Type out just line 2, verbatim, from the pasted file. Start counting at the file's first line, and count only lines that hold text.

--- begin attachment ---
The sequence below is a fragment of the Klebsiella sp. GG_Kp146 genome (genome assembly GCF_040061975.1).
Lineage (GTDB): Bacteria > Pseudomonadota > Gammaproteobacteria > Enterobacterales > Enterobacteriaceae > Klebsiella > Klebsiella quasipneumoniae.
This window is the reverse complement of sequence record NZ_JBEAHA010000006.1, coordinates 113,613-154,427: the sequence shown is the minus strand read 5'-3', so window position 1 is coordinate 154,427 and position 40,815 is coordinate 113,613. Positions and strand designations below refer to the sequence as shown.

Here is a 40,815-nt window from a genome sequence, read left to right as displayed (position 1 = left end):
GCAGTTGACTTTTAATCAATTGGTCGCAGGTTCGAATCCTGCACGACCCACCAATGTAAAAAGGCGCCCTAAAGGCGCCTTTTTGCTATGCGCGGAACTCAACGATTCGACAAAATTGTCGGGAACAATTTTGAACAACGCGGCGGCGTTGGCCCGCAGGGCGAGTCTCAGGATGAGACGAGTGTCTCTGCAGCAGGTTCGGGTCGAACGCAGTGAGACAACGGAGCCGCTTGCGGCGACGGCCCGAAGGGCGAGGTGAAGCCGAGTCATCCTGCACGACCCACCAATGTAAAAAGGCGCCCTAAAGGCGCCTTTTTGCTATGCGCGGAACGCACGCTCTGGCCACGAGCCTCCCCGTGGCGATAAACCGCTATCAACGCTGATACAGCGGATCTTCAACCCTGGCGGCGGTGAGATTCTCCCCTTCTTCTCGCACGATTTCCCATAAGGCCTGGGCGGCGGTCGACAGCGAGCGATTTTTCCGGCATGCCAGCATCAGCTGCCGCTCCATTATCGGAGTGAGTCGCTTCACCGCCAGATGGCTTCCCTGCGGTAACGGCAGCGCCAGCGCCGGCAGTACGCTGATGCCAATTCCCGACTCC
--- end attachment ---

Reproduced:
Lineage (GTDB): Bacteria > Pseudomonadota > Gammaproteobacteria > Enterobacterales > Enterobacteriaceae > Klebsiella > Klebsiella quasipneumoniae.